WCPS struggles with frozen reserves

Wolf Creek Public Schools (WCPS) and other school divisions across the province continue to face mounting challenges.

Wolf Creek Public Schools (WCPS) and other school divisions across the province continue to face mounting challenges created by the provincial government’s budget, released in late March.

On Monday, April 20, heads of 19 school boards across the province met in hopes of convincing the Government of Alberta to improve the situation divisions are struggling with.

On Monday, April 27, Zone 4, which WCPS is a part of, also met to raise concerns about how the budget would impact communities. The Zone 4 press statement was released Friday, May 1.

WCPS superintendent Larry Jacobs says the main purpose of the April 20 meeting was to convince the government to give schools and school boards access to their reserves, which remain frozen.

At the WCPS board of trustees’ Tuesday, April 21 meeting, Jacobs confirmed with the trustees he would send an application in hopes of being granted access to $1.5 million in reserves.

Also on April 20, the government released a press statement saying, “I’ve been clear all along that school boards will be permitted to use their reserve funds if needed to meet front-line service needs in the coming fiscal year while they find savings in non-teacher costs,” Gordon Dirks, Minister of Education.

“These are school boards, not school banks,” Dirks continued.

However, on March 26, WCPS received a letter from deputy minister of education Lorna Rosen which states school boards require approval from the minister for access to its operating reserves for the 2015/16 school year.

Jacobs says he does not expect to hear back on the statues of the application for days after the provincial election.

“I think there was a perception that school boards should spend all their money every year,” said Jacobs, explaining why he believes the reserves were frozen.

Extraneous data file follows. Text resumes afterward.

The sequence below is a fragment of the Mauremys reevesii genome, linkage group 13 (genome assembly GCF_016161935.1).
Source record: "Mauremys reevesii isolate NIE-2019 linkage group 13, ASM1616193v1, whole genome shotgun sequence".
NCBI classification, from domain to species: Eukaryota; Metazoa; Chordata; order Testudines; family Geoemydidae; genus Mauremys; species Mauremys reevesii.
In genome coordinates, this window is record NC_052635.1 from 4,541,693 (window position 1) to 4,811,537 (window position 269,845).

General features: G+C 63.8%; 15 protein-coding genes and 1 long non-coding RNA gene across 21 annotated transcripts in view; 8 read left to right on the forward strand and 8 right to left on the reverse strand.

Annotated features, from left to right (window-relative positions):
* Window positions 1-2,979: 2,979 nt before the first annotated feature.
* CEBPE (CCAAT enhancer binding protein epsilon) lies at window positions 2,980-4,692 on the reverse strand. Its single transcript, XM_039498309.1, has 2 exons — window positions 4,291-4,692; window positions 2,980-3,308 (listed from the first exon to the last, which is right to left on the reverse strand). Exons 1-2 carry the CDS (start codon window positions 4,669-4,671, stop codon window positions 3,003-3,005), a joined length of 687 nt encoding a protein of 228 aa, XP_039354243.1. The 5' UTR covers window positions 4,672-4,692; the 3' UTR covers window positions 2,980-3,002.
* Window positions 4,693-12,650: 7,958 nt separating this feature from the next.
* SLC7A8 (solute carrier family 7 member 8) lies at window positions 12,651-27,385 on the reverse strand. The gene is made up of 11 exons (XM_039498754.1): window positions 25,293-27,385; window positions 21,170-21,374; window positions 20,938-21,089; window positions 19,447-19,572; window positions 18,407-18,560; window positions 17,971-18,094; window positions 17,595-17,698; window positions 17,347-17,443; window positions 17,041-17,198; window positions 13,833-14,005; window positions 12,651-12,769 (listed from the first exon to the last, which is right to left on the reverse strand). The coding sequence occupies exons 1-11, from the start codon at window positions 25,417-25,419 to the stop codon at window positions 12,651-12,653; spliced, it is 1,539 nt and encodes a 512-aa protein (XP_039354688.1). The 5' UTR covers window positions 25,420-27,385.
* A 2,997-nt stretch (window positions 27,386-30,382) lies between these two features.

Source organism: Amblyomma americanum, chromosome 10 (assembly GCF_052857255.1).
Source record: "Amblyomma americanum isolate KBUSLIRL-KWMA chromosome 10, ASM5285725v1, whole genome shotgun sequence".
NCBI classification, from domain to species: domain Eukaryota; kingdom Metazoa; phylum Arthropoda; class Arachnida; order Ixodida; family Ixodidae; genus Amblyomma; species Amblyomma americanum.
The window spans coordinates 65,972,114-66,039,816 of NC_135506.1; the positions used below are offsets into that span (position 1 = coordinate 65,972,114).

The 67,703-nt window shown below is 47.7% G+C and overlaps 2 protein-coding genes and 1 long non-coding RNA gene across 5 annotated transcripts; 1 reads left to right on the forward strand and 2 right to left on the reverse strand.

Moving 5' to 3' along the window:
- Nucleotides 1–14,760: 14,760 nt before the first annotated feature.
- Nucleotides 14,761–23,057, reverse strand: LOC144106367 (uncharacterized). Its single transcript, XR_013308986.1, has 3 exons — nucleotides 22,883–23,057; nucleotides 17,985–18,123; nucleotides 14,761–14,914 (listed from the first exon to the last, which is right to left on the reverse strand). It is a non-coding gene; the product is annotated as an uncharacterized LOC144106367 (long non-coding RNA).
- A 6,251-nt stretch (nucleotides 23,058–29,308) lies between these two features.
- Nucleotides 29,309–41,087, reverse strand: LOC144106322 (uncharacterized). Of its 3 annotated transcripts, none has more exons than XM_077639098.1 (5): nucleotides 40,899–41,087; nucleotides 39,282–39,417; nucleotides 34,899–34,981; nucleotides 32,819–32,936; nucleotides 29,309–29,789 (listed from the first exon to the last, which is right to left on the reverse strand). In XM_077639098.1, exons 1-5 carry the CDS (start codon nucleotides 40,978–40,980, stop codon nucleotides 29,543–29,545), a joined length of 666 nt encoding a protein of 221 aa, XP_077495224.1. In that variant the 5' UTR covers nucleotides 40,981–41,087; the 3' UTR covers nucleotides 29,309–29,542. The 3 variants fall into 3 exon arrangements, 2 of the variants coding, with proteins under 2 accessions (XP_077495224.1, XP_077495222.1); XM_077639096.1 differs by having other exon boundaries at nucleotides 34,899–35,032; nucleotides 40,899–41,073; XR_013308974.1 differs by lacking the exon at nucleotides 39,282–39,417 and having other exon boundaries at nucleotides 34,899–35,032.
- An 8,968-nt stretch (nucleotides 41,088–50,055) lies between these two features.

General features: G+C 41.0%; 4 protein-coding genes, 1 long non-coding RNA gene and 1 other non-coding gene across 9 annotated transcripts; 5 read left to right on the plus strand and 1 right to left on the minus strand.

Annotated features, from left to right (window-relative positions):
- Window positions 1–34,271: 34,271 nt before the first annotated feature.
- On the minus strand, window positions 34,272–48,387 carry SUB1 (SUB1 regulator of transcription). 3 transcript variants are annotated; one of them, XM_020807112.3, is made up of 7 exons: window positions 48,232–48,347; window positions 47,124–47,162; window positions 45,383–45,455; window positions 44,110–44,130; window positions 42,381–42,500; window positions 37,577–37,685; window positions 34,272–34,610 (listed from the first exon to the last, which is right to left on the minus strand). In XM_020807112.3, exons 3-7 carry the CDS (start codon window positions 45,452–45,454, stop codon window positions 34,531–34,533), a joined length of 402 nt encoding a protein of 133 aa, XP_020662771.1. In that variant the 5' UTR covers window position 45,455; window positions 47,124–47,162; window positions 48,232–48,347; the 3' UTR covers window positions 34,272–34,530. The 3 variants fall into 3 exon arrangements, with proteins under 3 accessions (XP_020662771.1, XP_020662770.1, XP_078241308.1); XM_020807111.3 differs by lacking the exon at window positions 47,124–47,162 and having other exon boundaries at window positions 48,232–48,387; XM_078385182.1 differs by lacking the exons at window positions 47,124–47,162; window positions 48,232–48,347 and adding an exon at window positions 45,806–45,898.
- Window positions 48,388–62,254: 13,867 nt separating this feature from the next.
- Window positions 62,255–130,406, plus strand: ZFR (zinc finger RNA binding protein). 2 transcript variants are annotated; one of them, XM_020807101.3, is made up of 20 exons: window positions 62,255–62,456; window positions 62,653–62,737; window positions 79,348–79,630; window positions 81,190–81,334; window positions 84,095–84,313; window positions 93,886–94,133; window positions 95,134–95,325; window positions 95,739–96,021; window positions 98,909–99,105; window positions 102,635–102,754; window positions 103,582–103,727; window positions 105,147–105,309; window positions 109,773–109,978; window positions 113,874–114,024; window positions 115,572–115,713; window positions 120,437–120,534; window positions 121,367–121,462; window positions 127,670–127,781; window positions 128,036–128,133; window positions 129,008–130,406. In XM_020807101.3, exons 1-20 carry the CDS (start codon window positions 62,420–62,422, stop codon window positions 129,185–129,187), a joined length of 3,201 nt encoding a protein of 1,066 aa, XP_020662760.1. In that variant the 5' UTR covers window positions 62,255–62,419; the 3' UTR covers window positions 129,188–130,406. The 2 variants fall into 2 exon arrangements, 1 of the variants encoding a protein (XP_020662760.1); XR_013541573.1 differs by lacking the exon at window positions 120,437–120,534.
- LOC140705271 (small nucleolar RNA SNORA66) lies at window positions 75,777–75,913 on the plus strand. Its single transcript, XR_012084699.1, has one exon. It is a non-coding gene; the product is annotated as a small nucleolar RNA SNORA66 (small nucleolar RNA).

“We’re not saving just to build a bank. We’re saving money to meet our long term needs,” he added.

By freezing the reserves, Jacobs says the Government of Alberta has taken away board’s ability to plan prudently. “School boards don’t have that privilege anymore.”

In the Zone 4 press release, Diane MacKay, ASBA Zone 4 chair says, “We join other boards in asking the government to reconsider the budget and work with school districts in creating one that exercises fiscal restraint.”

However, Jacobs says reworking the budget may also be too difficult for boards to cope with and he mainly wants boards to have their reserves back. “We’re already well on our way to building the budget based on what we already know.”

Jacobs says without the reserves all aspects of the division will be impacted. “We can’t plan for anything different. We can’t plan for programming needs.”

Without the reserves, Jacobs says smaller schools such as Mecca Glen and Crestomere will face even more funding challenges than they already do, in the next school year. “It’s building into a situation where smaller schools are facing more stresses,” he explained.

This will prove especially bad if some of the division’s estimated 150-200 non-funded students arriving next year come to these schools.

“It depends on what grades they come in at and it depends on what area they come into,” said Jacobs.

“We have people that are immigrating to Canada from all over the world, they will come to Alberta, too,” he added.

With none of the students funded and so far no reserves to speak of, supports, such as time and resources, teachers require to handle the new students and the ones already in the division could suffer to some degree.

“We have to reduce by about $3 million. All things the jurisdiction does will be affected,” said Jacobs.

What is affected and how depends on the division’s priorities but Jacobs says they are trying to reduce everything in an equitable manner.

He added reductions does not necessarily mean jobs lost. However, there is a possibility of fewer hours in some positions. “That will be site-based decisions,” he said.

Jacobs says until the dust of the election settles, the Government of Alberta education department is essentially frozen, leaving school boards across the province waiting with baited breath to see if their situation will improve.


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